And yes, I want them to understand and participate in current culture.  And I want them to understand what their faith has to do with their choices and I want them to see where their belief systems intersect with what happens around them.

But I also want them to see that sometimes, the disconnect is so great, that we must make another choice. Even when it is hard.  I want them to use their faith to choose their path.  I want them to know that we value life and it is not fun to pretend to take that away.

The fact that we are careful with screens and with content has been hard for our kids sometimes.  Their friends play games together that we choose not to buy.  And they can feel left out.  And I hate that.  I hate it so much.  And sometimes, I feel left out too.  I know people judge us for our line in the sand and those same people may read this and think that I am judging them.  But, the spirit of my words and my questions do not spring from judgement.  Because who I am to judge?  We know great kids, really great kids, who are gamers and thinkers and are really nice teens.  So, all of this angst is not about judgment.  And honestly, we do not need, in any way,to turn on one another.  This parenting gig is hard.  We need to stand side-by-side and not be afraid to ask questions and think aloud and try to figure it out together.  The source of my conflict over the nature of gaming comes from a different place.  Out of all the world, from all that has been created, it makes me sad that we choose to turn this into entertainment.  Violence and sexual content. Is there really nothing else? Game after game after game after game after game... Death.  Blood.  Sex. Violence.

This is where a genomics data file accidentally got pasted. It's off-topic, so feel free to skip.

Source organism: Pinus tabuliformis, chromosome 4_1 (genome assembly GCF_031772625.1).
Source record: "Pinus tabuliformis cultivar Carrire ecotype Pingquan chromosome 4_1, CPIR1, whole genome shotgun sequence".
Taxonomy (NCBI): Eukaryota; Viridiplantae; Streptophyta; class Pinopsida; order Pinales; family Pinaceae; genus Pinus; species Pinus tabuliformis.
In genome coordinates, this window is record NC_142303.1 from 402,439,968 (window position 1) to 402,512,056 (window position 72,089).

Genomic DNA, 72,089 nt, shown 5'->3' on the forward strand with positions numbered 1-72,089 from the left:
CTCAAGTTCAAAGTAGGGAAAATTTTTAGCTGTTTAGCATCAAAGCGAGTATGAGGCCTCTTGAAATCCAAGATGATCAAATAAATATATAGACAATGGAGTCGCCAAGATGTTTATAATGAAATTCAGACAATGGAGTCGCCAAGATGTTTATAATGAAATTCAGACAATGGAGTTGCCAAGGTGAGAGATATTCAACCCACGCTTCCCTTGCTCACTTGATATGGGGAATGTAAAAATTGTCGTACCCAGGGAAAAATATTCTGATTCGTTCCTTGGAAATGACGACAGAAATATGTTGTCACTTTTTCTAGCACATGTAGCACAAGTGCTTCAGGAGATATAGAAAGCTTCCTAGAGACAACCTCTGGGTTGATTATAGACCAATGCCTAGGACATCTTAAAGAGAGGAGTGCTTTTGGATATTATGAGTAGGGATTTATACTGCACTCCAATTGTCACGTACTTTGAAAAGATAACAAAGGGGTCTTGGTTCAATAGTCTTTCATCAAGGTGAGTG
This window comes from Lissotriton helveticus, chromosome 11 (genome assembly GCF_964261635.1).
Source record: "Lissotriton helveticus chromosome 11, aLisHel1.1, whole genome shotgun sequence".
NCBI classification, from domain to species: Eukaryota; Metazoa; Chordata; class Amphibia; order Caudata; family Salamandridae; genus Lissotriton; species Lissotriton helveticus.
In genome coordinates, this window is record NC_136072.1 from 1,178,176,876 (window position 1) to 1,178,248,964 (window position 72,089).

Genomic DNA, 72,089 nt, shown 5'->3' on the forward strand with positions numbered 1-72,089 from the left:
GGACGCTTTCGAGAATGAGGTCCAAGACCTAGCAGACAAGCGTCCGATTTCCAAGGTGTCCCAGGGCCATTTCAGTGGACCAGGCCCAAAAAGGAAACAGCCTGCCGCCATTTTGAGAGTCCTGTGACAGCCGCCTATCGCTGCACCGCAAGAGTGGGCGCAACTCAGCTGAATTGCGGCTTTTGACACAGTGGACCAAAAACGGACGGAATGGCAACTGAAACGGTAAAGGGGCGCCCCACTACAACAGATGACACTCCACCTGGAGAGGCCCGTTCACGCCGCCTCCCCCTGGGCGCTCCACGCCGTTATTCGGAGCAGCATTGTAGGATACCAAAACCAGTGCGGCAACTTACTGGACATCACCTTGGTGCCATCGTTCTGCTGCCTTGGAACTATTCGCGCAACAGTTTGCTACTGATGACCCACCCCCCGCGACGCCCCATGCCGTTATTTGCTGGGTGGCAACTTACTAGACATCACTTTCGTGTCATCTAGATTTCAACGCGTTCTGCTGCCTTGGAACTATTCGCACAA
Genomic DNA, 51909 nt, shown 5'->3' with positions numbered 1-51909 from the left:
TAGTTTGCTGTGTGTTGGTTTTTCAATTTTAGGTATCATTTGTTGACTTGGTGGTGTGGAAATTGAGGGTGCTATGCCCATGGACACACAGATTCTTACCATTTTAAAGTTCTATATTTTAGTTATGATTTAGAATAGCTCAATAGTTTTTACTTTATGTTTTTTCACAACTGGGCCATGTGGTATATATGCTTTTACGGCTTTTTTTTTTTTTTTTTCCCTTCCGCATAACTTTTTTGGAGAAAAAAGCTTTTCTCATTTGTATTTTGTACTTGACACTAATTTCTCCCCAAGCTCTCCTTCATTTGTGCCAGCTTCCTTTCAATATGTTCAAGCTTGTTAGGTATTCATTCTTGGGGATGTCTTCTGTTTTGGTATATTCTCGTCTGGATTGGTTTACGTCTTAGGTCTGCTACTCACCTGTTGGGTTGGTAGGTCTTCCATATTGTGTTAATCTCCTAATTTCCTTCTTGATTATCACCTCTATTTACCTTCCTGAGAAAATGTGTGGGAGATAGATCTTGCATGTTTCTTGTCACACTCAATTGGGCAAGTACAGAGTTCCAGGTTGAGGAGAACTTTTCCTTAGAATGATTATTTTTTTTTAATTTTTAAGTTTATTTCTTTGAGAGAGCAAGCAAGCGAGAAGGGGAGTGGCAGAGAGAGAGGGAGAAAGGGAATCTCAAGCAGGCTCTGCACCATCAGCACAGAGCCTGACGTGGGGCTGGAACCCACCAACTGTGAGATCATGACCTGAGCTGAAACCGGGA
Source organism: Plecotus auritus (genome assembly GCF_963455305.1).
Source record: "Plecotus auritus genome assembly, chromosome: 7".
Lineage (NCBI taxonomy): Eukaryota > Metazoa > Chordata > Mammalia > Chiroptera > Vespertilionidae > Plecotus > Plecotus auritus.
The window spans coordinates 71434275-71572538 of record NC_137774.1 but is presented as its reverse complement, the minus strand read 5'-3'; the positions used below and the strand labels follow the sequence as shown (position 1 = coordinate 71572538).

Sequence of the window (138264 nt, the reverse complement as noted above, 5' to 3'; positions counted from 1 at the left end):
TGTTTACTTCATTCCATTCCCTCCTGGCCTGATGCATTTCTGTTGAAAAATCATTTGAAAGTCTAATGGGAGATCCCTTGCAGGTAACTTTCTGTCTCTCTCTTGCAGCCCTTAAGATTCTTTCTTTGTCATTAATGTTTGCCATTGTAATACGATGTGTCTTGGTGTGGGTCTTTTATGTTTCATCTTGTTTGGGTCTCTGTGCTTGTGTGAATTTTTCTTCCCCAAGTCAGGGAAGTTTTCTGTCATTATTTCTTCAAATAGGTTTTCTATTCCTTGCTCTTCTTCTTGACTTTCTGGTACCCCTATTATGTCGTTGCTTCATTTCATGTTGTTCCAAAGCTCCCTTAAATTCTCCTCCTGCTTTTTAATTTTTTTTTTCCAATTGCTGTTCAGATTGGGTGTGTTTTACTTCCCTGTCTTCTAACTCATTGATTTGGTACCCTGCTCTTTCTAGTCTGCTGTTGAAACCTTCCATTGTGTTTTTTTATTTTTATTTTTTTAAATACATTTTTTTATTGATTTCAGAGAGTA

And what does it say when the game creators have so clearly gotten the message that they do not even create games, save for token sports disks and some lame superhero tale,  that are without these elements?  There are no educational games for teens (or none that I have found... if you know of them, PLEASE share!) and hundreds and thousands of games that portray humans killing humans...

That Portal 3 game that my boys would love?  It just doesn't fit with what is now being made.

Sometimes I want to give in or not care and say yes and just trust that the masses are right and I am thinking too much and its just a game and it doesn't matter in the great, big scope of life. I want my boys to not feel left out and to be able to connect with their friends in the way that teens today choose to connect.

And if you are still reading, I hope that you hear this part...

You know what I want more?  I want games that do not pander to the lowest common denominator and come forth from a belief that teens are smart and eager and creative.  I want games that my kids can play with their friends (and even with a sibling) that draw from the best that teens are, not the worst that we believe they can be.  I want games that are cool and intriguing and visually stunning that require my boys to use the brain they have been given to solve a problem, an issue, a war.  So that someday, what they are playing now will lead to something good that they do in real life.

Like respecting people.

Like spreading peace.

Like valuing life.

That's what I want.  

As parents, we need to choose wisely and be thoughtful about why we choose what we do.  But my issue lies firmly with the people creating these games.  Don't you dare tell me who my child is or sell him short and minimize his mind and heart!  Can't you see that teens can do more that we think and get ready to do more than we did?  Create games that lead in that way!

Because, clearly they need something deeper than Leap Frog but my desires for them have not changed. My dreams for them continue to grow.  And these few years remaining are as precious as those preschool days... these few teen years are for spending, not wasting; for learning and preparing and having a blast.

Yes, the clock is ticking.

My time is running out.

I need to be intentional still...

Thursday, January 9, 2014

A New Year. A New Direction.

So, here's what I know.